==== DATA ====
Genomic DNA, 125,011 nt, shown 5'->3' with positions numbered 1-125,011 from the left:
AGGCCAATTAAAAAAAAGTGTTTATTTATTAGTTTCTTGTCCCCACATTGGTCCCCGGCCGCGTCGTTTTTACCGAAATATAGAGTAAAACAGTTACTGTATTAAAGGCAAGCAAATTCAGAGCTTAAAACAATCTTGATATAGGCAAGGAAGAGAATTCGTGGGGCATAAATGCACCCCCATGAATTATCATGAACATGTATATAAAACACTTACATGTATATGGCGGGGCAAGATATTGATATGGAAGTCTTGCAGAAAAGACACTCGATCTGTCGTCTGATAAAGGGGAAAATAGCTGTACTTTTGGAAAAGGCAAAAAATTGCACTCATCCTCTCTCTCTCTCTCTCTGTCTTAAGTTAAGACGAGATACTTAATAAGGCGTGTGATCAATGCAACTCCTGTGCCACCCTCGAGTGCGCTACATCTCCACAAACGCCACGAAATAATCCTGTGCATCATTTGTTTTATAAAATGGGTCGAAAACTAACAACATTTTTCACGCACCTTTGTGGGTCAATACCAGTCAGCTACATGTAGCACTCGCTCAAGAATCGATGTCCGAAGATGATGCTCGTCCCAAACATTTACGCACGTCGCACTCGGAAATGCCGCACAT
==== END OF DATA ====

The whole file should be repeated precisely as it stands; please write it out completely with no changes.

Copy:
Genomic DNA, 125,011 nt, shown 5'->3' with positions numbered 1-125,011 from the left:
AGGCCAATTAAAAAAAAGTGTTTATTTATTAGTTTCTTGTCCCCACATTGGTCCCCGGCCGCGTCGTTTTTACCGAAATATAGAGTAAAACAGTTACTGTATTAAAGGCAAGCAAATTCAGAGCTTAAAACAATCTTGATATAGGCAAGGAAGAGAATTCGTGGGGCATAAATGCACCCCCATGAATTATCATGAACATGTATATAAAACACTTACATGTATATGGCGGGGCAAGATATTGATATGGAAGTCTTGCAGAAAAGACACTCGATCTGTCGTCTGATAAAGGGGAAAATAGCTGTACTTTTGGAAAAGGCAAAAAATTGCACTCATCCTCTCTCTCTCTCTCTCTGTCTTAAGTTAAGACGAGATACTTAATAAGGCGTGTGATCAATGCAACTCCTGTGCCACCCTCGAGTGCGCTACATCTCCACAAACGCCACGAAATAATCCTGTGCATCATTTGTTTTATAAAATGGGTCGAAAACTAACAACATTTTTCACGCACCTTTGTGGGTCAATACCAGTCAGCTACATGTAGCACTCGCTCAAGAATCGATGTCCGAAGATGATGCTCGTCCCAAACATTTACGCACGTCGCACTCGGAAATGCCGCACAT